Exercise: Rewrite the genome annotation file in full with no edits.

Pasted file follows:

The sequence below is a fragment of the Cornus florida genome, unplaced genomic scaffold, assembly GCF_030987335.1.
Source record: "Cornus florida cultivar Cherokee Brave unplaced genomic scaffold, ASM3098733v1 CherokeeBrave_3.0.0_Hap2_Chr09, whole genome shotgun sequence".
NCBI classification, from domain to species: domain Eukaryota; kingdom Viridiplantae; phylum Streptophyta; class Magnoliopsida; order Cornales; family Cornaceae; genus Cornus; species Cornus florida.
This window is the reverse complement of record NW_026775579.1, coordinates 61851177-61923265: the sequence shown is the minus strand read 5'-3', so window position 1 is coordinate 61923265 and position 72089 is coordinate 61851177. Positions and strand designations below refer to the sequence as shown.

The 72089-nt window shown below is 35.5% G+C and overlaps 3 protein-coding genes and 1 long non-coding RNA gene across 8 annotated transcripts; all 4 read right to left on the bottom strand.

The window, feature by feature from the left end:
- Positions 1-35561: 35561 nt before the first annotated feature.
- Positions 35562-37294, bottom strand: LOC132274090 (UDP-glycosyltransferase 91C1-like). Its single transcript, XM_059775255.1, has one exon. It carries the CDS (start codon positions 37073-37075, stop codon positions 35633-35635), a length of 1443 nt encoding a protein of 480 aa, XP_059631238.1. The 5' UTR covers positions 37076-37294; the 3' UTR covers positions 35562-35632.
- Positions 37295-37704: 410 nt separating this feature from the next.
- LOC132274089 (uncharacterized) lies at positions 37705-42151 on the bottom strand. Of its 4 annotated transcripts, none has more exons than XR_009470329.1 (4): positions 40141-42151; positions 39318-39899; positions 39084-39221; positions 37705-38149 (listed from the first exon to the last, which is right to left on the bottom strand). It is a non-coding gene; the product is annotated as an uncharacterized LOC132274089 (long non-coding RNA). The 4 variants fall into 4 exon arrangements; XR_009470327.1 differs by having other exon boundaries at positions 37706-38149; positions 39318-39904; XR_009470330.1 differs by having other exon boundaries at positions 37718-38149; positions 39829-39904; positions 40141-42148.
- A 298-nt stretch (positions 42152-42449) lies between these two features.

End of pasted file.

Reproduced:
The sequence below is a fragment of the Cornus florida genome, unplaced genomic scaffold, assembly GCF_030987335.1.
Source record: "Cornus florida cultivar Cherokee Brave unplaced genomic scaffold, ASM3098733v1 CherokeeBrave_3.0.0_Hap2_Chr09, whole genome shotgun sequence".
NCBI classification, from domain to species: domain Eukaryota; kingdom Viridiplantae; phylum Streptophyta; class Magnoliopsida; order Cornales; family Cornaceae; genus Cornus; species Cornus florida.
This window is the reverse complement of record NW_026775579.1, coordinates 61851177-61923265: the sequence shown is the minus strand read 5'-3', so window position 1 is coordinate 61923265 and position 72089 is coordinate 61851177. Positions and strand designations below refer to the sequence as shown.

The 72089-nt window shown below is 35.5% G+C and overlaps 3 protein-coding genes and 1 long non-coding RNA gene across 8 annotated transcripts; all 4 read right to left on the bottom strand.

The window, feature by feature from the left end:
- Positions 1-35561: 35561 nt before the first annotated feature.
- Positions 35562-37294, bottom strand: LOC132274090 (UDP-glycosyltransferase 91C1-like). Its single transcript, XM_059775255.1, has one exon. It carries the CDS (start codon positions 37073-37075, stop codon positions 35633-35635), a length of 1443 nt encoding a protein of 480 aa, XP_059631238.1. The 5' UTR covers positions 37076-37294; the 3' UTR covers positions 35562-35632.
- Positions 37295-37704: 410 nt separating this feature from the next.
- LOC132274089 (uncharacterized) lies at positions 37705-42151 on the bottom strand. Of its 4 annotated transcripts, none has more exons than XR_009470329.1 (4): positions 40141-42151; positions 39318-39899; positions 39084-39221; positions 37705-38149 (listed from the first exon to the last, which is right to left on the bottom strand). It is a non-coding gene; the product is annotated as an uncharacterized LOC132274089 (long non-coding RNA). The 4 variants fall into 4 exon arrangements; XR_009470327.1 differs by having other exon boundaries at positions 37706-38149; positions 39318-39904; XR_009470330.1 differs by having other exon boundaries at positions 37718-38149; positions 39829-39904; positions 40141-42148.
- A 298-nt stretch (positions 42152-42449) lies between these two features.